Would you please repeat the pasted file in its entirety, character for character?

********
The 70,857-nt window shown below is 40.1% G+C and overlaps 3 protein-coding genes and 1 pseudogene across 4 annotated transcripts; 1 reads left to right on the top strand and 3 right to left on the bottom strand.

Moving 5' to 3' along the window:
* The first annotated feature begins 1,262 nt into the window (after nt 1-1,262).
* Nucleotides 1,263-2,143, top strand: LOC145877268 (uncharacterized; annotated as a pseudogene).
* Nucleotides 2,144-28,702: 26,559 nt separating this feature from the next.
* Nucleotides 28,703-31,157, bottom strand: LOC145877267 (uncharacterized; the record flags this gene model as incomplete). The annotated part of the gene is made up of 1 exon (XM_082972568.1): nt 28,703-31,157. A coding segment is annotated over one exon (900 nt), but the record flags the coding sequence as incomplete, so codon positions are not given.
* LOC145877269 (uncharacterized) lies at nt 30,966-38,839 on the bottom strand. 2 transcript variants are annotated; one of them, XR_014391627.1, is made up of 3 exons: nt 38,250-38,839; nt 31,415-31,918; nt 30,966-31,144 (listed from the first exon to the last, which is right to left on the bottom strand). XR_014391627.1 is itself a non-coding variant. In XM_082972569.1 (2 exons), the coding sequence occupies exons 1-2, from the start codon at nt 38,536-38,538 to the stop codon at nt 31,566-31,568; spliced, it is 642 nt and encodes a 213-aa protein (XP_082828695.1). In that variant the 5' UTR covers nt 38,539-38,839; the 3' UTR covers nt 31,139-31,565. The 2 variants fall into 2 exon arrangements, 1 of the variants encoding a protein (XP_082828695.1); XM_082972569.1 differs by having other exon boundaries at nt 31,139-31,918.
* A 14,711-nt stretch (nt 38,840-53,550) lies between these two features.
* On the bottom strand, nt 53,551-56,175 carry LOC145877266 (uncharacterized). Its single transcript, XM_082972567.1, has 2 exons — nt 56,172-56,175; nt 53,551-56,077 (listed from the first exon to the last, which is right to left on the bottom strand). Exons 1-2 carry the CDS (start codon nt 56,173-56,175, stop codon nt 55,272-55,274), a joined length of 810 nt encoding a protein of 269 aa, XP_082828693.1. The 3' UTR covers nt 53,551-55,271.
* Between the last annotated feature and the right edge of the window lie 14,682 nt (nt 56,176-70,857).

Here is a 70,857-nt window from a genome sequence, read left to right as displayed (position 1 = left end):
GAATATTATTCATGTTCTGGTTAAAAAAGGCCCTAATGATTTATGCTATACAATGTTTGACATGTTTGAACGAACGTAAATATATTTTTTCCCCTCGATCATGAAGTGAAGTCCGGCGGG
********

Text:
The 70,857-nt window shown below is 40.1% G+C and overlaps 3 protein-coding genes and 1 pseudogene across 4 annotated transcripts; 1 reads left to right on the top strand and 3 right to left on the bottom strand.

Moving 5' to 3' along the window:
* The first annotated feature begins 1,262 nt into the window (after nt 1-1,262).
* Nucleotides 1,263-2,143, top strand: LOC145877268 (uncharacterized; annotated as a pseudogene).
* Nucleotides 2,144-28,702: 26,559 nt separating this feature from the next.
* Nucleotides 28,703-31,157, bottom strand: LOC145877267 (uncharacterized; the record flags this gene model as incomplete). The annotated part of the gene is made up of 1 exon (XM_082972568.1): nt 28,703-31,157. A coding segment is annotated over one exon (900 nt), but the record flags the coding sequence as incomplete, so codon positions are not given.
* LOC145877269 (uncharacterized) lies at nt 30,966-38,839 on the bottom strand. 2 transcript variants are annotated; one of them, XR_014391627.1, is made up of 3 exons: nt 38,250-38,839; nt 31,415-31,918; nt 30,966-31,144 (listed from the first exon to the last, which is right to left on the bottom strand). XR_014391627.1 is itself a non-coding variant. In XM_082972569.1 (2 exons), the coding sequence occupies exons 1-2, from the start codon at nt 38,536-38,538 to the stop codon at nt 31,566-31,568; spliced, it is 642 nt and encodes a 213-aa protein (XP_082828695.1). In that variant the 5' UTR covers nt 38,539-38,839; the 3' UTR covers nt 31,139-31,565. The 2 variants fall into 2 exon arrangements, 1 of the variants encoding a protein (XP_082828695.1); XM_082972569.1 differs by having other exon boundaries at nt 31,139-31,918.
* A 14,711-nt stretch (nt 38,840-53,550) lies between these two features.
* On the bottom strand, nt 53,551-56,175 carry LOC145877266 (uncharacterized). Its single transcript, XM_082972567.1, has 2 exons — nt 56,172-56,175; nt 53,551-56,077 (listed from the first exon to the last, which is right to left on the bottom strand). Exons 1-2 carry the CDS (start codon nt 56,173-56,175, stop codon nt 55,272-55,274), a joined length of 810 nt encoding a protein of 269 aa, XP_082828693.1. The 3' UTR covers nt 53,551-55,271.
* Between the last annotated feature and the right edge of the window lie 14,682 nt (nt 56,176-70,857).

Here is a 70,857-nt window from a genome sequence, read left to right as displayed (position 1 = left end):
GAATATTATTCATGTTCTGGTTAAAAAAGGCCCTAATGATTTATGCTATACAATGTTTGACATGTTTGAACGAACGTAAATATATTTTTTCCCCTCGATCATGAAGTGAAGTCCGGCGGG